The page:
3/21/2008

Posting owl roost locations

I came across this post by John Trapp at Birds Etcetera where he describes a Michigan listserv post on the location of a Saw Whet Owl. I've asked John to share his thoughts on this practice as many of the comments on my hoo in taboo post as well as the poll post seem to indicate that this is not common practice amongst birders. I'd love to hear from folks that live in areas where locations of owls are readily revealed on list servs to see what their thoughts are. Hopefully John and others will respond.

Have a great weekend and Happy Easter!

4 comments:

Patrick Belardo said...

I saw that post too and had reservations about it. I meant to go back and comment. Under no circumstances should an owl's roosting spot be shared on a public forum.

Elaine Rimbach said...

I thought of you and your previous article the other day. The Manatee County Audubon March 2008 newsletter, "The Night Heron," had an article on a pair of GHOs that are nesting at Felts Audubon Preserve. It discussed the hatching of two owlets and included pictures. I don't know the size of the membership, but this information was disseminated to all the members. I know that MCAS holds a tour for the public once a month, but I am in the process of finding out whether the Preserve is accessible otherwise. Since I have not been able to attend any MCAS functions yet, I haven't met any of the members. On the one hand, this information would be of interest to members of an Audubon Society, and some may actually depend on the Society to alert them to such sightings. Is that wrong? On the other hand, if a birder wants to experience a great sighting, then get out there and take advantage of sighting opportunities such as field trips. At least the newsletter is limited to members and not the public at large. (sigh)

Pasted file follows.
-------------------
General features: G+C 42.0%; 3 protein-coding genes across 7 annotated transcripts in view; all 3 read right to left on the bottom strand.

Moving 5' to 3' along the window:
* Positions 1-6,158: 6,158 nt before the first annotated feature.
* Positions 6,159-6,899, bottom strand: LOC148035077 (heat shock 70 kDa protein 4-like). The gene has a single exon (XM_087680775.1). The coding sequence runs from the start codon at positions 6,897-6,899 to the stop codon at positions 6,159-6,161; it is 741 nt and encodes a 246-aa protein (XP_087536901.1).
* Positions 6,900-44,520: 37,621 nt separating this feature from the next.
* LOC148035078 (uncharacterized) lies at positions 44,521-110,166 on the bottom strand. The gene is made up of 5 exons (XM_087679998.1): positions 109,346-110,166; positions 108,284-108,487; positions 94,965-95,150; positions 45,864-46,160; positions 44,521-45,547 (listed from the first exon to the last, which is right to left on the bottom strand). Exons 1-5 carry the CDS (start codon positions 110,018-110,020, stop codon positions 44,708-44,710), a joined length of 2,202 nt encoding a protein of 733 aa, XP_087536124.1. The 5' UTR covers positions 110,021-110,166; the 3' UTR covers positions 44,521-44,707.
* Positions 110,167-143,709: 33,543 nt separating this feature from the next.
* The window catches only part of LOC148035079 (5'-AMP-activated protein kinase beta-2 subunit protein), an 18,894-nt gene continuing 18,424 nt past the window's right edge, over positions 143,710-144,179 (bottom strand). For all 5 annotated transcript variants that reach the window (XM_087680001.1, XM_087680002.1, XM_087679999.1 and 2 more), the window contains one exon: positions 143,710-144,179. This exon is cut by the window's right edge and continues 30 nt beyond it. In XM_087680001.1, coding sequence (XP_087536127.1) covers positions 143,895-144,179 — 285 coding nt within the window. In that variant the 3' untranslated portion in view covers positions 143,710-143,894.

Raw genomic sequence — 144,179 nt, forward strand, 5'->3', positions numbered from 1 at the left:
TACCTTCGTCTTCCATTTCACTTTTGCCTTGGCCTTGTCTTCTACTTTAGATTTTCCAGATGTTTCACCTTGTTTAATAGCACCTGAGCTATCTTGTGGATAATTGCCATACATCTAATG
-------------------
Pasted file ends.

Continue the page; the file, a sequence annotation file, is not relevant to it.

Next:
Owlman said...

Elaine, honestly I have mixed feelings about this topic. If you share owl nest/roosting locations with fellow birders is that a bad thing? If it is, then many a birder is a fault because most of us do share it with other birders. All of my owls in the U.S have been found through word of mouth and I appreciate the people who shared the info with me. Having said that I can't be the only one who heard about the owls because most of the roosts I visited already had onlookers present. On the other side of the coin I don’t see too many non-birders flocking to see owls even if the location is publicized in a local magazine/newspaper – unless the owls are in a present public place. In those cases the owls definitely don’t mind seeing people. Having said all this I still don’t feel comfortable posting the location of an owl on my blog, but I think I would share it with someone in the blogging community if they asked me for the info.

Elaine @ floridabirder said...

Well put. And if not for the help from a stranger at a refuge in NJ, I still would not have Snowy Owl on my life list. (I recounted that adventure on my blog the other day.) In that particular case, considering the weather conditions at the time, I don't think there is any way, no how, that anyone could have disturbed that owl. If I know a birder whom I believe is conscientious, then I would share the information. I can't control the flow from there. But I personally would be discreet; I would not share the information at large. :)

Incredible photos shared by the Flickr community group - Owls of North America. Click on the play button to begin the slideshow - ENJOY!